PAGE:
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Tuesday, December 7, 2010

Small Stuff Electric and CO2 Powered

Wright Flyer 1 1903-2003
Rubber Powered Free Flight model airplane
Specifications:
wing span 400 mm;
length 500 mm;
motor 200 turns;
4 strands 1/4 inch rubber;
precision counter-rotating duel propeller mechanism.





Paquette Biplane.

Once touted as the World's Smallest RC Biplane this 14.24 inch Paquette Bipe is powered with a Modela 270 cubic cm Motor. The tiny biplane is constructed entirely of 1/16 th sheet balsa and is 2 channel radio controlled, with rudder and elevator. The  very short 1.5 to 2 minute motor run time means that this iis not a very practical flier but it also allows for the use of the smallest radio batteries that can be found.


Russian Junior



I have tried quite a few different types of CO2 motors for powering my tiny flying model airplanes, some cheaper and others considered expensive, but I have found none better than this Russian made CO2 Engine for model airplanes up to 28 inch wingspan. With a displacement of 0.27 cubic centimeters it has a useful speed range of 3000 plus or minus 500 revolutions per minute turning a 178 millimeter propeller.


F4U-1 Corsair


F4U-1 Corsair

This battered old Flying Styro model airplane which was once flown with a GM 300 CO2 motor has been resurrected and converted to brush-less electric power. Using a 45 watt Indoor type Out-Runner motor teamed up with a 10 amp ESC and 400 ma 7.4 volt Po-Li battery. Radio controlled with Rudder, Elevator, and Motor control, using a GWS micro radio with two 50 gram servos, round out the set-up for this tiny 630 mm 24 in Wingspan RC model.



video








Guillow's Spirit of St. Louis NYP Model Airplane

This old Guillows stick and tissue model airplane, of the world famous 1927 Spirit of St. Louis aircraft, flown by Charles Lindbergh and credited with accomplishing the first non stop solo flight from New York to Paris. The Spirit was a highly modified Ryan M-2 Mail Plane. The model featured in the video clip, was once flown with a Cox .020 Pee Wee nitro engine and, has been resurrected and converted to brushless electric power. Using a 45 watt Indoor type, outrunner brushless motor. Radio Controlled with Rudder, Ailerons, Elevator, and Motor control, using a GWS micro radio with 50 gram servos, round out the set-up for this tiny 70 mm 34 inch WS model.....can hardly wait for the weather to warm, so that I can try flying it. The design is not that stable because of it's lack of wing dihedral angle and small tail surfaces. The Spirit was not always one of my favorite aircraft because of it's lack of windscreen or cabin windows. In time it's unique classic looks won me over and now I can say, it ranks away up near the top. I have a 7 foot WS model that I would fly from time to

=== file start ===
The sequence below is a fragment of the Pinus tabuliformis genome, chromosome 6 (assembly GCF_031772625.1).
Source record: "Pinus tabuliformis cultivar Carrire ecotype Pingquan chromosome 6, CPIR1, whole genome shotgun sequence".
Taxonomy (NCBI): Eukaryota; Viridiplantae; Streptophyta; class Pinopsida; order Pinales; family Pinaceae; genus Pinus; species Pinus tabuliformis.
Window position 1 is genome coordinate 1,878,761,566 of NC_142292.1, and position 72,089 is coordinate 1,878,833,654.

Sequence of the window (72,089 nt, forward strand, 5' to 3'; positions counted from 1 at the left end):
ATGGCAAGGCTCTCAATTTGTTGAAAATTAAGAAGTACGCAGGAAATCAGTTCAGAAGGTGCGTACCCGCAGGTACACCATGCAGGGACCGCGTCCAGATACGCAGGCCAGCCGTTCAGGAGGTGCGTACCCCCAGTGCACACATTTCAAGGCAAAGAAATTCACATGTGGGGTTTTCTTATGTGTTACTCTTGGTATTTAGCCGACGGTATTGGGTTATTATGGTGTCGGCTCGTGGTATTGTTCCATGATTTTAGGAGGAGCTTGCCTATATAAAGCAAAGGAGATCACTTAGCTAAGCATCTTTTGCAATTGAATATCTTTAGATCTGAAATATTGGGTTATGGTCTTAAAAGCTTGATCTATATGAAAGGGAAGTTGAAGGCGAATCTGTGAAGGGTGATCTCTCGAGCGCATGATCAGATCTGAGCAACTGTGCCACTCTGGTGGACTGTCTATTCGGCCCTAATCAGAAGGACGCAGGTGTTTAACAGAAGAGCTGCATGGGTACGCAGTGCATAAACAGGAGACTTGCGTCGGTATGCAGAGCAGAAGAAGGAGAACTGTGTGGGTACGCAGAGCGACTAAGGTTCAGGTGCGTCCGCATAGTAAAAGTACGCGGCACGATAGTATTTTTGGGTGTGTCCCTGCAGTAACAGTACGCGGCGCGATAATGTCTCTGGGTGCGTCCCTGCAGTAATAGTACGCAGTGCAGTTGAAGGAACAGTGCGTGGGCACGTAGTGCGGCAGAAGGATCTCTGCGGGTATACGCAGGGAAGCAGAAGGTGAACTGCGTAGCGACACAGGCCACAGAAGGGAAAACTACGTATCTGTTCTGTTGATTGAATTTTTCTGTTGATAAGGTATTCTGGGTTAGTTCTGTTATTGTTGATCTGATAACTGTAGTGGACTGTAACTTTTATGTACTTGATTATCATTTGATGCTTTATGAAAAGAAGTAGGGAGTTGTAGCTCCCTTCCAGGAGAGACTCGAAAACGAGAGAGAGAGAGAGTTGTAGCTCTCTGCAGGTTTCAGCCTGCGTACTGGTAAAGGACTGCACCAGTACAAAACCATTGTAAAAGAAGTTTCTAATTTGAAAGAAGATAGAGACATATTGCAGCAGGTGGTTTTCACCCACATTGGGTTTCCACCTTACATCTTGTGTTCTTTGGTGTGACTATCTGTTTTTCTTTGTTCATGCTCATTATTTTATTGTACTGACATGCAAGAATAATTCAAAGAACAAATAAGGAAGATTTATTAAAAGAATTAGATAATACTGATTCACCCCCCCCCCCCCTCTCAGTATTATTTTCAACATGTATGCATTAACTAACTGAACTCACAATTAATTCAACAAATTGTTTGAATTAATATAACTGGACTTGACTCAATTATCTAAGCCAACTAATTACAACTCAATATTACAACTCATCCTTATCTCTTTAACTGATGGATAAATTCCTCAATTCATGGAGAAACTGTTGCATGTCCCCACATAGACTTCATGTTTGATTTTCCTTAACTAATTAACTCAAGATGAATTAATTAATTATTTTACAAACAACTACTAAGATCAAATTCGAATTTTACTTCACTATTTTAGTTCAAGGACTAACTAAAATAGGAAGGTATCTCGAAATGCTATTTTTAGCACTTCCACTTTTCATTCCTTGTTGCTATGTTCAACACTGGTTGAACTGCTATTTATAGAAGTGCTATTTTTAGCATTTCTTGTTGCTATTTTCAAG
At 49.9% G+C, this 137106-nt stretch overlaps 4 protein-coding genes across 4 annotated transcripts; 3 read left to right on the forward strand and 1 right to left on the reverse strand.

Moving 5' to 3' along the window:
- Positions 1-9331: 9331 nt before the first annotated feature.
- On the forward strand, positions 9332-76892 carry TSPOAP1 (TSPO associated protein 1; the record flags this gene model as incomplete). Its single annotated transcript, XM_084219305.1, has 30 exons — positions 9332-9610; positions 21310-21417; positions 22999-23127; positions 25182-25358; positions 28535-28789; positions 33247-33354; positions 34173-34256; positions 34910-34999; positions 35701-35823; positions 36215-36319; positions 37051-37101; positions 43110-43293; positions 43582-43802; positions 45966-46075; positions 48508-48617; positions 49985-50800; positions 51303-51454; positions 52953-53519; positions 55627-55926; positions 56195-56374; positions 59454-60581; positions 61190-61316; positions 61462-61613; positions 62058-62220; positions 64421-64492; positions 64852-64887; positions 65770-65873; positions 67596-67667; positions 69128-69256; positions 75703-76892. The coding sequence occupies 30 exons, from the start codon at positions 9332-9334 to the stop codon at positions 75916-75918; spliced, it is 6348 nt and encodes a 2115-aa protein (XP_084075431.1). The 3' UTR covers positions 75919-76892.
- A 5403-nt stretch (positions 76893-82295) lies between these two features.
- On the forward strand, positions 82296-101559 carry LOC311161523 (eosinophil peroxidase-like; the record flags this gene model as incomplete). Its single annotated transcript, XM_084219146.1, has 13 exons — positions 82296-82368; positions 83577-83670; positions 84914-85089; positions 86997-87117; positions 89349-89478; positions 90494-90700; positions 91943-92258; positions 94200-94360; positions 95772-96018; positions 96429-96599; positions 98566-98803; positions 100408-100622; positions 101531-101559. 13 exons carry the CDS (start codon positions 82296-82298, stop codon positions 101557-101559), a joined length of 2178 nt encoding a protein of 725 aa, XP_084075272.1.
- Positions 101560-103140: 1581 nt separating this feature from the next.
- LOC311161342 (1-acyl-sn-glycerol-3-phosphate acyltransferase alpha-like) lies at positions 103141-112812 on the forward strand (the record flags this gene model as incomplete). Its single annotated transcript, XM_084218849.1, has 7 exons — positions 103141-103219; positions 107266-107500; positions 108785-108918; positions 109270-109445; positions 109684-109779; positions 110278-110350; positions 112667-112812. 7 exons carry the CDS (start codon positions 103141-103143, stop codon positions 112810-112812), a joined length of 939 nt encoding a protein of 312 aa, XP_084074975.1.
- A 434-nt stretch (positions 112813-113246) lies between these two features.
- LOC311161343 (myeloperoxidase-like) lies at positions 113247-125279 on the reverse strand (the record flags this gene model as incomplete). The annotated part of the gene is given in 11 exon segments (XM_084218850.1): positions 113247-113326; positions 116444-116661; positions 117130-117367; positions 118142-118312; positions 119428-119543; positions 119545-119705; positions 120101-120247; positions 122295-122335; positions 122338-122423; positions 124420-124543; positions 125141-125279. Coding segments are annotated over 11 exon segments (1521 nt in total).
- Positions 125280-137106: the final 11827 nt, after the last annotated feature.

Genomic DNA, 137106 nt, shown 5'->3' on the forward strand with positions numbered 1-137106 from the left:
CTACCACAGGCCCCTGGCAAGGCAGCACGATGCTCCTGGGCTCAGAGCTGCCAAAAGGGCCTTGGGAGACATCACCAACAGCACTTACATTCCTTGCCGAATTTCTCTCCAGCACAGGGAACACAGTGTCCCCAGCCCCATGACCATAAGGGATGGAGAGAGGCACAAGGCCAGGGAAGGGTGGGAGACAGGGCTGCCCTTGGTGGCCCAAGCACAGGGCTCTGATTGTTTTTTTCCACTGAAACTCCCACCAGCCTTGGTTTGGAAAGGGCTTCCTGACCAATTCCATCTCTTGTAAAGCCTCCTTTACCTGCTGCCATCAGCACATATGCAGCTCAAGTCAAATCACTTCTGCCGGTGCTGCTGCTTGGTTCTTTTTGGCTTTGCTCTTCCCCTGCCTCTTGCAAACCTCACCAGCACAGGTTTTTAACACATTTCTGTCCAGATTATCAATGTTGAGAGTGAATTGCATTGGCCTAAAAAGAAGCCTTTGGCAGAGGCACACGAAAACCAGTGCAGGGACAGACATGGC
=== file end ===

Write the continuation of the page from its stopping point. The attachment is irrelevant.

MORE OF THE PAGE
time on special occasions (May 21), and as I recall it was a bear to control, requiring coordinated rudder, aileron and elevator just to get it to turn, without falling out of the sky. As for the Guillow's version, I have seen several videos on YouTube that demonstrate they are perfectly capable of controlled flight, and I have embedded one of them below, for as they say "your viewing pleasure."  



See One Fly by Clicking Here


Guillow's Me109 Model Airplane Converted to Brushless Power

This old Guillows stick and tissue model airplane which was once flown with a Cox .020 Pee Wee nitro engine has been resurrected and converted to brushless electric power.Using a 45 watt Indoor type Out Runner motor teamed up with a 10 amp ESC and 400 ma 7.4 volt Po-Li battery. Radio Controlled with Ailerons, Elevator, and Motor control, using a GWS micro radio with 50 gram servos, round out the set-up for this tiny 70 mm 27-1/2 inch WS model.

Fun Park Flyers

Flying for fun on a windy October afternoon just to WOW! the young ones





Click the object below to view a short video of a witch on a broom stick hop a ride on an Electric Powered RC Bleriot X1 Model Airplane just to wow the kids.


This Old Time diesel powered free flight model was converter to electric RC resulting in a relaxing Sunday Flyer.


Watch it flying here on a very windy day.




Small Electric RC Planes
250 Watt Size Motors








Guillow’s Me 109
I have built a number of these fine Guillow’s kit over the years and have had some success flying them freeflight using the Cox Pee Wee engine for power. Most of them survived and have been hanging from my workshop ceiling. I had the thought of converting them to electric power and add miniature radios and see how successful flyers they could be.














Monday, October 18, 2010

Park Flyers

Demoiselle